Comprising of much of the northern coast of Moorea, Temae Plage Publique is a seemingly endless stretch of white sand bordering unbelievably electric blue waters. In the distance, Tahiti can be seen on clear days.
Mareto Plage Publique
Sandwiched between Cook and Opunohu bays, Mareto features coconut groves that make for some great photography. Often visited on jet ski tours.
One of the best activities in Moorea is snorkeling, and Ta'ahiamanu’s clear waters are perfect for some fish watching. Consider Moorea snorkeling tours around here.
Where to eat in Moorea?
K Restaurant is often considered the most prestigious restaurant on the island, specializing in multi-course extravaganzas that can last for hours. Bring insect repellent.
Meanwhile, local favorite Le Lezard Jaune Cafe does some of the freshest fish anywhere on Moorea.
Where to stay in Moorea
Moorea resorts clearly tend towards the expensive side, with many aimed specifically at honeymooners.
Best Budget Accommodation in Moorea
However, if on a budget look no further than Camping Nelson- it's located in the north side of the island right by a superb beach- just check these two pictures I took while I was there.
Tent sites cost 14€/night per person and dorm rooms cost 18€/night per person, although the dorms are actually two person cabins which means that you’ll be sharing it with one other person at most.
With plenty of space and good facilities you don’t really need anything else (check this budget tent guide by Globo Surf).
On the other hand, if you’re looking for Moorea island resorts, then the unique experience to go for here are overwater bungalows.
Most accommodation is expensive, but there are some good options at affordable rates. This is paradise!
Moorea Overwater Bungalow Options
One of Moorea’s signature sights is the iconic overwater bungalow. It’s simple: picture a thatched roof bungalow in all its timber glory, now imagine it’s perched over azure waters off the coast of a verdant Pacific island.
These overwater bungalows definitely represent the best way to stay in Moorea, and can be more affordable than you think – especially during low season. A few good picks include:
InterContinental Moorea Resort- One of the largest resorts on the island, the InterContinental’s overwater bungalows are somewhat more affordable and have a convenient location. Extremely popular among honeymooners. *Check Rates*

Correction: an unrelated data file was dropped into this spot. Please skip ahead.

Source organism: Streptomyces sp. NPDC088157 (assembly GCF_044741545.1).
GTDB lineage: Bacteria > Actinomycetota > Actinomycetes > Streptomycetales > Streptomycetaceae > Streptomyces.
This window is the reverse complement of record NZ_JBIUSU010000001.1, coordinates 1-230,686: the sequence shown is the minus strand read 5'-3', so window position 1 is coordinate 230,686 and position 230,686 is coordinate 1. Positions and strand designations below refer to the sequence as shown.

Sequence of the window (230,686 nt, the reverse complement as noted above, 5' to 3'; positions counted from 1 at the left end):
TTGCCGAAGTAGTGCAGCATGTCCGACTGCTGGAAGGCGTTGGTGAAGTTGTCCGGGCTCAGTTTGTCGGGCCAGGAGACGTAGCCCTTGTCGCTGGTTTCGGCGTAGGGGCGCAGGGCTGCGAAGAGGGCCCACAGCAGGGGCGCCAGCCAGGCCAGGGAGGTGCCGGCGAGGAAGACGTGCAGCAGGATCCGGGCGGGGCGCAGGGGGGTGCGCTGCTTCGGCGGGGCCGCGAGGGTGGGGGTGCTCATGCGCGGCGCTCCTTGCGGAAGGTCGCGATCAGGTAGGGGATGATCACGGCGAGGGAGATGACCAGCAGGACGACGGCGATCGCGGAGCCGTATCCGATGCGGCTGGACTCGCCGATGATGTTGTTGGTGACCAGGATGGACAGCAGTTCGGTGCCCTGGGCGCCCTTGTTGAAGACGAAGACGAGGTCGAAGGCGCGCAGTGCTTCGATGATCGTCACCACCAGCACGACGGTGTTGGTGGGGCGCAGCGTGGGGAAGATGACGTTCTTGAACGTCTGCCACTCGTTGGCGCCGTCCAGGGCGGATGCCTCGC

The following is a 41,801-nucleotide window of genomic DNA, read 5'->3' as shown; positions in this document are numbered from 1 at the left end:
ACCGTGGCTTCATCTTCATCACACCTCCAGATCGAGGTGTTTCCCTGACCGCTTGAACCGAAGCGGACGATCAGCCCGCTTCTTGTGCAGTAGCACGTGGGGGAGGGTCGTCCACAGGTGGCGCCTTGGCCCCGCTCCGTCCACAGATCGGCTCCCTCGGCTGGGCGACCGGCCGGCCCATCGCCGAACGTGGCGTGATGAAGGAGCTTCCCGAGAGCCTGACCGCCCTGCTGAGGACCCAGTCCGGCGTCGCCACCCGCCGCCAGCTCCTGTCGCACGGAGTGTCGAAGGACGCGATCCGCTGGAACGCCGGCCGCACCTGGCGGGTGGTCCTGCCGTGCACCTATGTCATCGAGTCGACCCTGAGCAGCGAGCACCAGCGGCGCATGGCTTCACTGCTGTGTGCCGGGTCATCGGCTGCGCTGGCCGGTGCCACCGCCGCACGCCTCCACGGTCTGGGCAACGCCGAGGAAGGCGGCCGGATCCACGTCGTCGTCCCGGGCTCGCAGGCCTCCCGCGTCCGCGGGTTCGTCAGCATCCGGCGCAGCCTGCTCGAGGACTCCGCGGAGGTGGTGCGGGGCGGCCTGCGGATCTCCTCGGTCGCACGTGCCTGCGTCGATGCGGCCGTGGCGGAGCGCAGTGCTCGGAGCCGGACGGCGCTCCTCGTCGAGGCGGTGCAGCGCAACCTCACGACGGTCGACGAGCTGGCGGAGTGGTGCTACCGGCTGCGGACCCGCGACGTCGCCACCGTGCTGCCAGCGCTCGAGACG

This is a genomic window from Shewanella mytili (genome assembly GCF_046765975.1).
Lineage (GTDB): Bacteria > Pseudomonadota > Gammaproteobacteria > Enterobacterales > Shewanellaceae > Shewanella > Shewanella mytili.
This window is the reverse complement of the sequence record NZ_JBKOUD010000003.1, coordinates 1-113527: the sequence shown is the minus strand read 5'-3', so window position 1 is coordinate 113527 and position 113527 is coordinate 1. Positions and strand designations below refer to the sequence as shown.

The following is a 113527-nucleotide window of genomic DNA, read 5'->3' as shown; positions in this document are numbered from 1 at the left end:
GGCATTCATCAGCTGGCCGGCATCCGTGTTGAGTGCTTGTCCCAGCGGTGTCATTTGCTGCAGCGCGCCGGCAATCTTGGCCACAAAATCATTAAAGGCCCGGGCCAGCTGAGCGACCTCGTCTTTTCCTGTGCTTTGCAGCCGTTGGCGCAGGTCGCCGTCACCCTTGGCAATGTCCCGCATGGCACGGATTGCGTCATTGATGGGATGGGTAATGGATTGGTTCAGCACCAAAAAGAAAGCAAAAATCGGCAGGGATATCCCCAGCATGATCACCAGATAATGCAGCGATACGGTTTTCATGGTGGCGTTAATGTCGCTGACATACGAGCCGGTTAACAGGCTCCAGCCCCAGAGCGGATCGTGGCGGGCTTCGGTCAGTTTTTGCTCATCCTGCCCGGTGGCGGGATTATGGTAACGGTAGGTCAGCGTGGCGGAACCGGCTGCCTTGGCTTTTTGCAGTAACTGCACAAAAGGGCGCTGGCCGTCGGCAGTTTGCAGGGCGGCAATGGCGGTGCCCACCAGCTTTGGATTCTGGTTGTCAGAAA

Other activities in Moorea (as a base camp)
The jewel of French Polynesia, Bora Bora, is less than an hour by plane from Moorea, making it a tempting side trip for many visitors. Direct flights are available with Air Tahiti, though prices can be pretty high.
Expect to pay somewhere between US$700-1000 for a return trip between the islands.
Things to Do in Bora Bora
Like Moorea, Bora Bora has options for hiking, diving and more.
Avid climbers must hit Pahia, the second highest mountain on Bora Bora and one of the most impressive anywhere in the Polynesian islands.
It’s a tough but short 1 hour scramble to the summit, and best done with a guide. At the top, you’ll be rewarded with clear, 360 degree views of the island below.
Bring all the things you’ll need for a day trip, including plenty of water. Worth doing on all Bora Bora vacations.
Visit Mount Otemanu
Bora Bora’s tallest peak, Otemanu is 2,400 feet above sea level. Unfortunately, the peak isn’t accessible for travel, though numerous operators run tours along the mountain’s flanks and forested surroundings.
The most popular trip is a tour by foot/jeep to sights around the island, including caves and rusting World War II relics. These relics date back to the months after the 1941 Pearl Harbor attack, when the US was scrambling to protect its vulnerable Pacific islands.
Under a secret plan, Bora Bora was designated the primary supply depot for US forces in the South Pacific, and heavily fortified in preparation of a expected Japanese invasion.
The assault never came, and today the forests around Otemanu are riddled with forgotten bunkers, anti-air guns and other bits and bobs that will impress anyone interested in military history.
One fun activity is to hunt for the eight 7"/44 artillery pieces scattered across the wilderness.
At the time, these were some of the heaviest caliber rapid fire armaments available to the US military, and today remain quite the experience to see.
Bora Bora’s most famous beach snakes around the island’s eastern and southern coasts, and has views of offshore islands like Raiatea and Tahaa.
This iconic bar is best known for its flavorsome cocktails and meals of fresh caught fish.
After a day of exploring Bora Bora, settle down under the thatched roof and enjoy the views of sailboats in Powai Bay over a daiquiri or two.
Plan Your Moorea Trip
Accommodation in Moorea
Flights to Moorea
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Rental Cars in Moorea